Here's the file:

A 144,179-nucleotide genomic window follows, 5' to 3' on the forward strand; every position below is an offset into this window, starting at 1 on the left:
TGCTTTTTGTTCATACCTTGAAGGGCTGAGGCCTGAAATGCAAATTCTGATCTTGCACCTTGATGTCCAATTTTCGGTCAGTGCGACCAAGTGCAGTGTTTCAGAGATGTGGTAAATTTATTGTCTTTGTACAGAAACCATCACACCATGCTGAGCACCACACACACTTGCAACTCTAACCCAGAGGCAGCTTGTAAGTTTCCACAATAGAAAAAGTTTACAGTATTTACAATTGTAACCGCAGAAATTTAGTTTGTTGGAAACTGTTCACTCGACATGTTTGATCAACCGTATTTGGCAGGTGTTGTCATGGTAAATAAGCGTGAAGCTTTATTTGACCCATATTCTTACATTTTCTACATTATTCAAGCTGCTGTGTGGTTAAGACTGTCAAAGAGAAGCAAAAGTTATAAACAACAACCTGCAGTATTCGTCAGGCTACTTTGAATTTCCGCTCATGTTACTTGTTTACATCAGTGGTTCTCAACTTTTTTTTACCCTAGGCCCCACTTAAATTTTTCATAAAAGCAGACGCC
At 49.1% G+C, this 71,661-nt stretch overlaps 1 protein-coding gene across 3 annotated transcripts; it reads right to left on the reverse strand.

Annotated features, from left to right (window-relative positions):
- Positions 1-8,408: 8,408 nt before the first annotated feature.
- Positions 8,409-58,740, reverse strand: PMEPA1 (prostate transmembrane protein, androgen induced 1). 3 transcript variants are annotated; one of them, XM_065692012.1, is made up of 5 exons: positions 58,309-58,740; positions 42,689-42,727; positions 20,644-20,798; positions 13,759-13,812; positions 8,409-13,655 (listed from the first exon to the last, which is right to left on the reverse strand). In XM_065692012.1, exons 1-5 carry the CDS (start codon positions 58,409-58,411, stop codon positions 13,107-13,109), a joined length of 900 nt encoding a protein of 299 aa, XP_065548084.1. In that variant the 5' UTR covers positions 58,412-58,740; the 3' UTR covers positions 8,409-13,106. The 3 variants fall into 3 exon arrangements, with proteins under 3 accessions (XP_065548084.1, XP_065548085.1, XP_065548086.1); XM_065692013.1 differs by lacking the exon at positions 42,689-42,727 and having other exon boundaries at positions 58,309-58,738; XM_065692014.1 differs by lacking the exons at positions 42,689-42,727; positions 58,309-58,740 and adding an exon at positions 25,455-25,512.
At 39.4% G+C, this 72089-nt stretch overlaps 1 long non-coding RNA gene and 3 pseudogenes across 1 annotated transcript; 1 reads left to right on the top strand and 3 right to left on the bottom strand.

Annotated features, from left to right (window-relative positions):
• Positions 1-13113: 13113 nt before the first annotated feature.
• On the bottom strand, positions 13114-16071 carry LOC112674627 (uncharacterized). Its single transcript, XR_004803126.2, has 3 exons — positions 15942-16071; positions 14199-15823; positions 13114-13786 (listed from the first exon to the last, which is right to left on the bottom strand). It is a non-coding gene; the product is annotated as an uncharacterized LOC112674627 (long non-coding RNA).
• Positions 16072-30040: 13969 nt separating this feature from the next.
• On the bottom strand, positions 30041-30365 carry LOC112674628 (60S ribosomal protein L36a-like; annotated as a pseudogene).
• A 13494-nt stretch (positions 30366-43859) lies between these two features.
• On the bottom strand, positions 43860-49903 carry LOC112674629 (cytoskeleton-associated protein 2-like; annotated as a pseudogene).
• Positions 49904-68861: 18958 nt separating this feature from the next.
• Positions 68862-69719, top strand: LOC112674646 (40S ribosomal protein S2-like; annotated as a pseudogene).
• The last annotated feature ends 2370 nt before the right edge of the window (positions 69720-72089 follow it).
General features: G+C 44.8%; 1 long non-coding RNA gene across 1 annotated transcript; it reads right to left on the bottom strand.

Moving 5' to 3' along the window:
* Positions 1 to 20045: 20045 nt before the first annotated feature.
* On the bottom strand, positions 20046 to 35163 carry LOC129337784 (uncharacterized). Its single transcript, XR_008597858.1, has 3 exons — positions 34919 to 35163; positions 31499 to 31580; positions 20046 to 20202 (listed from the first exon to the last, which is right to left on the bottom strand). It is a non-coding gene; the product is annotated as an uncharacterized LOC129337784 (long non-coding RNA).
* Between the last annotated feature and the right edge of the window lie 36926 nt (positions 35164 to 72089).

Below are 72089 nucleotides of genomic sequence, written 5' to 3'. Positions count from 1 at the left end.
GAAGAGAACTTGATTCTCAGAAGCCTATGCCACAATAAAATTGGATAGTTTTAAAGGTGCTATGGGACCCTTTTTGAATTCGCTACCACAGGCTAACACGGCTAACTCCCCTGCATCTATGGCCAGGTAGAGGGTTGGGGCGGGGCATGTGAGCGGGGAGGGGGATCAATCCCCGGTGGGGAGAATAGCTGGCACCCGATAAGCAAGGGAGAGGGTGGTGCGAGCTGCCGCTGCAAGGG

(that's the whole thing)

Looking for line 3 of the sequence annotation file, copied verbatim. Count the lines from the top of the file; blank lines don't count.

At 49.1% G+C, this 71,661-nt stretch overlaps 1 protein-coding gene across 3 annotated transcripts; it reads right to left on the reverse strand.